To overcome the deficiencies, the applicant submitted a main request in which "space energy" was replaced with the term "torsion field", along with a number of articles and internet publications intended to establish the clarity of the new nomenclature. As regards measurement, the applicant argued that it was sufficient to be able to measure the effects of the energy on test subjects, as demonstrated by the experimental data. The ED found the experimental support to be unsatisfactory.
The applicant also submitted three auxiliary requests - likewise involving a change of nomenclature - which were not admitted into the proceedings because of failure to prima facie address the issue of insufficiency of disclosure.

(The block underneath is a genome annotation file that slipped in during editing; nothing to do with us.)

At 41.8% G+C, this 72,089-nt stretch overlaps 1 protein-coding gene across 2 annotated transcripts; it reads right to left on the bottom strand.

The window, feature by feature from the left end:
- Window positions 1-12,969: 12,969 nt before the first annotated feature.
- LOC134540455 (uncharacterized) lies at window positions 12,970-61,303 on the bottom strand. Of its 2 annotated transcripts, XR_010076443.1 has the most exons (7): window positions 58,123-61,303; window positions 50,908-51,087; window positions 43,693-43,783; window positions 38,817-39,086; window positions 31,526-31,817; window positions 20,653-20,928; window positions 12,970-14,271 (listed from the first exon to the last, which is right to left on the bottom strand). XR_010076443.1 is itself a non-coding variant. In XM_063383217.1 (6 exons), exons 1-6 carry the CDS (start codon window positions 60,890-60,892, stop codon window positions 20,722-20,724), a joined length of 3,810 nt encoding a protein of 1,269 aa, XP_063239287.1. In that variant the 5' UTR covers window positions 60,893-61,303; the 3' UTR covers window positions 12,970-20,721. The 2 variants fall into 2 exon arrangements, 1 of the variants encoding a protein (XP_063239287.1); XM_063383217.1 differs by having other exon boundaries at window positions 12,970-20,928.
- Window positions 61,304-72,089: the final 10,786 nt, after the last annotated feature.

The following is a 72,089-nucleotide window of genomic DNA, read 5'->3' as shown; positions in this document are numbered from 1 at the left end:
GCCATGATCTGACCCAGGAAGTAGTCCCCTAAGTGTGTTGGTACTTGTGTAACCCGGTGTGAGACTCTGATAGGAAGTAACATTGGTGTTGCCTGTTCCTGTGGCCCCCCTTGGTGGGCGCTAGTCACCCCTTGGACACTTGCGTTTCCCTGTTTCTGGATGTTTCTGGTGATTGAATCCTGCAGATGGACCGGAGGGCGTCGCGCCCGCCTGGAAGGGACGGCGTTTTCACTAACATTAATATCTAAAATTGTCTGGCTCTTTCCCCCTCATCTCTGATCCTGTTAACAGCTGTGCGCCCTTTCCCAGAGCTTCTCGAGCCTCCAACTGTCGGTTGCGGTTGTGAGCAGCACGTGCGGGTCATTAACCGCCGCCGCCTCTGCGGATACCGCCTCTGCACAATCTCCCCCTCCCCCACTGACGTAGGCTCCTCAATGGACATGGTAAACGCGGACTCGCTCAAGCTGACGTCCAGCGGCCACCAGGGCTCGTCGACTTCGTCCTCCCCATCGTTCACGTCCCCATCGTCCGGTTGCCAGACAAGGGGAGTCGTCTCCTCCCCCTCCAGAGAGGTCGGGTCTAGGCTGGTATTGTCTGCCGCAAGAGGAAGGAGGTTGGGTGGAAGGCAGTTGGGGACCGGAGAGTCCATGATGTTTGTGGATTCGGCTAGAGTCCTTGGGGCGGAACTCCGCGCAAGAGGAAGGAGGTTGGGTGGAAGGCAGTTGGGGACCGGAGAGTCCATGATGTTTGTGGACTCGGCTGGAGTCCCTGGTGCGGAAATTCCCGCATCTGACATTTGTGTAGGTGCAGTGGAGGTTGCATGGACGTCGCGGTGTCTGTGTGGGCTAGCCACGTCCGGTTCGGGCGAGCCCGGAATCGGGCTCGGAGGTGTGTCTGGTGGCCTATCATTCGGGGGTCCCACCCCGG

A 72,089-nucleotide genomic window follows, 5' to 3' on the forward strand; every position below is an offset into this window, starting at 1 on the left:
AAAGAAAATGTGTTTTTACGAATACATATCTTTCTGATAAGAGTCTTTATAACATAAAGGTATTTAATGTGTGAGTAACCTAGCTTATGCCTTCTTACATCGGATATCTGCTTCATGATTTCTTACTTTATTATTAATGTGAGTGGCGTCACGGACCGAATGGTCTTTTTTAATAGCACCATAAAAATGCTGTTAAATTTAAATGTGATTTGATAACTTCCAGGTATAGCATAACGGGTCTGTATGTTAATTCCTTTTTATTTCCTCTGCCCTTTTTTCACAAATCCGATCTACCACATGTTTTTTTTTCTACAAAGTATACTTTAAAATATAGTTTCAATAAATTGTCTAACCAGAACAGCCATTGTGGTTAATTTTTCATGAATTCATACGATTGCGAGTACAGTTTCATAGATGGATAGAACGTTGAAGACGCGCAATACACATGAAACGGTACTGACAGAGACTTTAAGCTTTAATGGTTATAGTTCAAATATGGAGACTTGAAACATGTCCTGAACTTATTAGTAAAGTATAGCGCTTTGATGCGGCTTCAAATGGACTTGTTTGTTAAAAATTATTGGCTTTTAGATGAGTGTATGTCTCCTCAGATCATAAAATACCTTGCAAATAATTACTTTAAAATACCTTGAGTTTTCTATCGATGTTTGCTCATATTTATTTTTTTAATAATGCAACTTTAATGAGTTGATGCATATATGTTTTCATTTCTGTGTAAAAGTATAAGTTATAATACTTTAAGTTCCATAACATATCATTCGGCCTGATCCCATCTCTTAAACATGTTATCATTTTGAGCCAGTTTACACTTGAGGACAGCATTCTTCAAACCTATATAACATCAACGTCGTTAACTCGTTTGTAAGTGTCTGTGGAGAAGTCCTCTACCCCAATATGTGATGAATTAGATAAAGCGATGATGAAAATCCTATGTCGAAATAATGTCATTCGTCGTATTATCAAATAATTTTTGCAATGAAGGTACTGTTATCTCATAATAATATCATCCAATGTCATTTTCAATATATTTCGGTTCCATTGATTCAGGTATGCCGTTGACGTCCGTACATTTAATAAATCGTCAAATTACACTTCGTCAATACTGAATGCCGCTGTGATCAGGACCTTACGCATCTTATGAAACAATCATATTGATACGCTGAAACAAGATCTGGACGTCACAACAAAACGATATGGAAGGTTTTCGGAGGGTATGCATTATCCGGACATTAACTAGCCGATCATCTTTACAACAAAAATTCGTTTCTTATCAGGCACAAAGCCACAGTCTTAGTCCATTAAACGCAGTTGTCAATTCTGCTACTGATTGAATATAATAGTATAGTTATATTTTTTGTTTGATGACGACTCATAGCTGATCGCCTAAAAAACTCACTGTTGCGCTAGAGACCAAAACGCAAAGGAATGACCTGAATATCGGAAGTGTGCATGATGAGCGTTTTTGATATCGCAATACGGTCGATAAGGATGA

In appeal, the applicant/appellant contested the findings of the ED and questioned their competence to require experimental evidence. The Board upheld the decision to refuse the application under Art. 83 EPC and the decision not to admit the three auxiliary requests. The Board further commented that while there is no provision in the EPC according to which the grant of a patent depends on the applicant filing satisfactory experimental evidence, the provision of such evidence in order to convince the examining division or board of appeal that its findings are incorrect should be viewed as the applicant's right, rather than his obligation.